People closer and closer to the president are "flipping." The latest: Trump Organization CFO Allen Weisselberg, granted immunity in the Cohen case.

Photo by Diego Grandi / Shutterstock.com

In recent months, as the buzz surrounding President Trump’s suspected criminality has grown louder and louder, the tenor of the conversation has changed dramatically. America is no longer talking about whether Donald Trump is guilty of any wrongdoing—that question is basically already answered. Instead, the question is how we’ll find out—or, more pointedly, who will flip on him.

We now have yet another possible answer to that question. Last Friday, NBC News reported that Allen Weisselberg, chief financial officer for the Trump Organization, has been granted immunity in a federal probe into the criminality of longtime Trump fixer Michael Cohen. Weisselberg is a key figure because he has long-running ties with Trump and his organization that go back decades, and he’s overseen not only Trump’s business operations, but his charity organization, the Trump Foundation, as well. Weisselberg knows a lot—and now that he has immunity from prosecution himself, it will be easier for him to spill the beans.

President Trump is now clearly panicked about people talking about him to law enforcement. In a recent Fox interview, the so-called “law and order” president insisted that figures like Cohen and Weisselberg shouldn’t be turning against him and sharing what they know with the government.

Civics Lesson: Immunity from Prosecution

Immunity from prosecution can allow witnesses protection from crimes of their own in exchange for testifying against another individual being investigated for a more serious crime. Photo: ShutterstockProsecutors may grant immunity to a witness, shielding them from legal action in exchange for information about another individual who is being investigated for a more serious crime. Immunity can be used by both state and federal prosecutors, allowing them to secure witness statements or evidence derived from those statements.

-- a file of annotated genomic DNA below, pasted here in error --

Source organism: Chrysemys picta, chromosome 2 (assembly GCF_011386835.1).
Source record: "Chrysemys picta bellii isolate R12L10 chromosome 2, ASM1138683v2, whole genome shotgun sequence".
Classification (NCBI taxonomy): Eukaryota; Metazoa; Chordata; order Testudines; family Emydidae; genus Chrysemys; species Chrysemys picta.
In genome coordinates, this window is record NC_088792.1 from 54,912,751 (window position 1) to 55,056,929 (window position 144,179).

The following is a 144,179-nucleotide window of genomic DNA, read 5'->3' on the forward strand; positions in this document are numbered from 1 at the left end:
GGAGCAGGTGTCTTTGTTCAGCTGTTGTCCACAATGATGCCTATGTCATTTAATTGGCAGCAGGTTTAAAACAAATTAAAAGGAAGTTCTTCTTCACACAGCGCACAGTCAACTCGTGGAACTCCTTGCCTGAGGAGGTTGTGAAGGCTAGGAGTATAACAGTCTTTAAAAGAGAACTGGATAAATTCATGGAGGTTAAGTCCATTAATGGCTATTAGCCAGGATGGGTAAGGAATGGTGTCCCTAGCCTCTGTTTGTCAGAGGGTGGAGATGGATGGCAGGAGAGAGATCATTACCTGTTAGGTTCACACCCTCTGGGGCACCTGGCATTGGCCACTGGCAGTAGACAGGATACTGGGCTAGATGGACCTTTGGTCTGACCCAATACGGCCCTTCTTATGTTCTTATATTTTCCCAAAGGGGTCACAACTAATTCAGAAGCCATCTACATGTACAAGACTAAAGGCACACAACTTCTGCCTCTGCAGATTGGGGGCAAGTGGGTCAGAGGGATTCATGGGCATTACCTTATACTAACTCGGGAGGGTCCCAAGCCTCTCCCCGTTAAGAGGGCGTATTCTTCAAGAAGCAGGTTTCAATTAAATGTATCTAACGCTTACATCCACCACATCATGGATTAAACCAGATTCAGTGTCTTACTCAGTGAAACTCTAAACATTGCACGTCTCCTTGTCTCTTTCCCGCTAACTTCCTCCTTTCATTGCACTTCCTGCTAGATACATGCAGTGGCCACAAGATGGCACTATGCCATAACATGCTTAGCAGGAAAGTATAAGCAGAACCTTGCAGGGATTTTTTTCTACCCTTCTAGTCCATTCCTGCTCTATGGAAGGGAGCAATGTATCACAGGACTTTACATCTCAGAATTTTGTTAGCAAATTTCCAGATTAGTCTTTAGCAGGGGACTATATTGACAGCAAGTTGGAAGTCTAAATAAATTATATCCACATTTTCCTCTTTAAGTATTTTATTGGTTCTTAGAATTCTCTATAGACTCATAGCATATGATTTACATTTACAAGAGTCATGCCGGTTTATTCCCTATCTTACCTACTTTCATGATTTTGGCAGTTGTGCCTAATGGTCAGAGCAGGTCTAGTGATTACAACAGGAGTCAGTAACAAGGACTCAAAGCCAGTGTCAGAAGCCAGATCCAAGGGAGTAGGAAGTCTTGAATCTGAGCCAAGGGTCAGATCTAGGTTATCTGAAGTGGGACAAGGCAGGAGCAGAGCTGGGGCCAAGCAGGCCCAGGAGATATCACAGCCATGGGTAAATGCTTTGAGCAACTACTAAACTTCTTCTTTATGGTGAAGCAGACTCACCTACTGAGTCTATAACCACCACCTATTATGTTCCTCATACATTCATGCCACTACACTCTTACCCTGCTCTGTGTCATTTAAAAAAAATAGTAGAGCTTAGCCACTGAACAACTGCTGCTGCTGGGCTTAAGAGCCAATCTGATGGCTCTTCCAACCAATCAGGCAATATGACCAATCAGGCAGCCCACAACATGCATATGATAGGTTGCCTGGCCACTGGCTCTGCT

President Trump is now clearly panicked about people talking about him to law enforcement. In a recent Fox interview, the so-called “law and order” president insisted that figures like Cohen and Weisselberg shouldn’t be turning against him and sharing what they know with the government.

“It’s called flipping, and it almost ought to be illegal,” the president said. “It’s not a fair thing.”

It’s not just Weisselberg, and it’s not just Cohen—the evidence against President Trump is piling up left and right. In the same week, former Trump campaign chief Paul Manafort was convicted of eight serious financial crimes. Meanwhile longtime Trump ally David Pecker, chairman of American Media Inc., was also granted immunity as part of the investigation into Cohen. Pecker has detailed knowledge of the hush money payments that Trump has handed out to cover up various extramarital affairs, and that information can be used against the president as well.

The more information about Trump’s wrongdoing continues to trickle out, it will be interesting to see how the conversation around Trump changes. We’ve already seen the president change his tone constantly over the Russia investigation, flip-flopping at will between arguments like “There was no collusion” and “Collusion isn’t a crime anyway.” How will he change up when confronted with evidence of numerous financial crimes? That’s what we’re about to find out. When you spend your whole professional life running away from the truth, it has a way of catching up with you sooner or later.

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